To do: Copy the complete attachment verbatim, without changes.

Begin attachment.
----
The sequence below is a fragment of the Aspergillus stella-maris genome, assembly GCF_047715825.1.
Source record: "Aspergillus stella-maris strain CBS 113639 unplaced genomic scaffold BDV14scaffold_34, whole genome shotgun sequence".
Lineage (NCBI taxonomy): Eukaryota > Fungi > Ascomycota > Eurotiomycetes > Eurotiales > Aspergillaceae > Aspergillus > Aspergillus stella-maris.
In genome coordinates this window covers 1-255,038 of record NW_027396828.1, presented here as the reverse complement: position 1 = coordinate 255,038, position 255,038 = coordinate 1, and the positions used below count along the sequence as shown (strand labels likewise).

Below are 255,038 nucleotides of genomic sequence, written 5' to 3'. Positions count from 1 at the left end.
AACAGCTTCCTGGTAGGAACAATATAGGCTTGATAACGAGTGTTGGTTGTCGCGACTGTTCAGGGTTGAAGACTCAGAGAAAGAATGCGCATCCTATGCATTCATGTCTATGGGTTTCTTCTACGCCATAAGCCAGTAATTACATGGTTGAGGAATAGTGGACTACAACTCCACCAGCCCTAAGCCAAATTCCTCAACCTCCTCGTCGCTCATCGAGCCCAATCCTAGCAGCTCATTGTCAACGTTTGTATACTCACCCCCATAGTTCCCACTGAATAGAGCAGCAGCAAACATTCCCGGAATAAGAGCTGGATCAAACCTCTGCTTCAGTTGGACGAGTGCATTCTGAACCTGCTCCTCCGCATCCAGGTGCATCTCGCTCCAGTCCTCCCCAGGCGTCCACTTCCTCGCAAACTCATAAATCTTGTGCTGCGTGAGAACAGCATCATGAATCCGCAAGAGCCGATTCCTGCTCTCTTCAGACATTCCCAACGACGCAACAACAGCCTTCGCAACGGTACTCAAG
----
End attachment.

The sequence below is a fragment of the Aspergillus stella-maris genome, assembly GCF_047715825.1.
Source record: "Aspergillus stella-maris strain CBS 113639 unplaced genomic scaffold BDV14scaffold_34, whole genome shotgun sequence".
Lineage (NCBI taxonomy): Eukaryota > Fungi > Ascomycota > Eurotiomycetes > Eurotiales > Aspergillaceae > Aspergillus > Aspergillus stella-maris.
In genome coordinates this window covers 1-255,038 of record NW_027396828.1, presented here as the reverse complement: position 1 = coordinate 255,038, position 255,038 = coordinate 1, and the positions used below count along the sequence as shown (strand labels likewise).

Below are 255,038 nucleotides of genomic sequence, written 5' to 3'. Positions count from 1 at the left end.
AACAGCTTCCTGGTAGGAACAATATAGGCTTGATAACGAGTGTTGGTTGTCGCGACTGTTCAGGGTTGAAGACTCAGAGAAAGAATGCGCATCCTATGCATTCATGTCTATGGGTTTCTTCTACGCCATAAGCCAGTAATTACATGGTTGAGGAATAGTGGACTACAACTCCACCAGCCCTAAGCCAAATTCCTCAACCTCCTCGTCGCTCATCGAGCCCAATCCTAGCAGCTCATTGTCAACGTTTGTATACTCACCCCCATAGTTCCCACTGAATAGAGCAGCAGCAAACATTCCCGGAATAAGAGCTGGATCAAACCTCTGCTTCAGTTGGACGAGTGCATTCTGAACCTGCTCCTCCGCATCCAGGTGCATCTCGCTCCAGTCCTCCCCAGGCGTCCACTTCCTCGCAAACTCATAAATCTTGTGCTGCGTGAGAACAGCATCATGAATCCGCAAGAGCCGATTCCTGCTCTCTTCAGACATTCCCAACGACGCAACAACAGCCTTCGCAACGGTACTCAAG